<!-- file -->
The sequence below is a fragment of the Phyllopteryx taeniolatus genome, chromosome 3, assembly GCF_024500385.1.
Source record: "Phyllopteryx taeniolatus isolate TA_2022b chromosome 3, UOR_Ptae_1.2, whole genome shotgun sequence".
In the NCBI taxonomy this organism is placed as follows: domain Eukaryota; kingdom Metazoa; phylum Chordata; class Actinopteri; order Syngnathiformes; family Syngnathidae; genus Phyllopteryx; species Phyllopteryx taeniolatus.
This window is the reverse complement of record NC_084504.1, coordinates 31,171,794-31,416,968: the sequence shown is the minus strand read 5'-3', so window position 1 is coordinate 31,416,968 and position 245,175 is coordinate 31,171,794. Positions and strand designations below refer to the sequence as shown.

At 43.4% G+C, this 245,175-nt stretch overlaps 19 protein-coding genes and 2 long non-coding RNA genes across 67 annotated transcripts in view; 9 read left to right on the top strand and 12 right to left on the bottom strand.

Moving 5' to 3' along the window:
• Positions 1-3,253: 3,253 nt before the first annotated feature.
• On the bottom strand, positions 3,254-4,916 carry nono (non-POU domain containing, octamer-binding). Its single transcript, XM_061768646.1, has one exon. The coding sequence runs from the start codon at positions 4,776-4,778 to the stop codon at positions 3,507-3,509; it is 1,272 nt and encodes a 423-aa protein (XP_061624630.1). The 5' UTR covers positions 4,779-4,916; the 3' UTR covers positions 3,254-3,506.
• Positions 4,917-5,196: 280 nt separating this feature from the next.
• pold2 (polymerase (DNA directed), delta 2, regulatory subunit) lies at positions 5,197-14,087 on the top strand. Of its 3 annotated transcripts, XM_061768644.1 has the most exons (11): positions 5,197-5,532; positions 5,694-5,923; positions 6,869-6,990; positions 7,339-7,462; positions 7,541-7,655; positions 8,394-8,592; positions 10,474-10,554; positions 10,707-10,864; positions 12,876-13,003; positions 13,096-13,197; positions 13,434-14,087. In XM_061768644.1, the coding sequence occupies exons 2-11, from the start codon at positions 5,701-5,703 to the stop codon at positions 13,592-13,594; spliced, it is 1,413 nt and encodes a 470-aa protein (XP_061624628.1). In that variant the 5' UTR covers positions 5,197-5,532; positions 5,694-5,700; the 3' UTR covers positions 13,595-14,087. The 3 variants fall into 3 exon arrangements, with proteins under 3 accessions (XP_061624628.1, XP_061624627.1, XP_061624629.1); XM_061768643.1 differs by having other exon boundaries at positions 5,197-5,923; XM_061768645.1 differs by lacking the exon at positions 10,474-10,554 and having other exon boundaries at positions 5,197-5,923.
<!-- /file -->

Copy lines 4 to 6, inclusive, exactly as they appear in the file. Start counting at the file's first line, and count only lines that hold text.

This window is the reverse complement of record NC_084504.1, coordinates 31,171,794-31,416,968: the sequence shown is the minus strand read 5'-3', so window position 1 is coordinate 31,416,968 and position 245,175 is coordinate 31,171,794. Positions and strand designations below refer to the sequence as shown.

At 43.4% G+C, this 245,175-nt stretch overlaps 19 protein-coding genes and 2 long non-coding RNA genes across 67 annotated transcripts in view; 9 read left to right on the top strand and 12 right to left on the bottom strand.

Moving 5' to 3' along the window: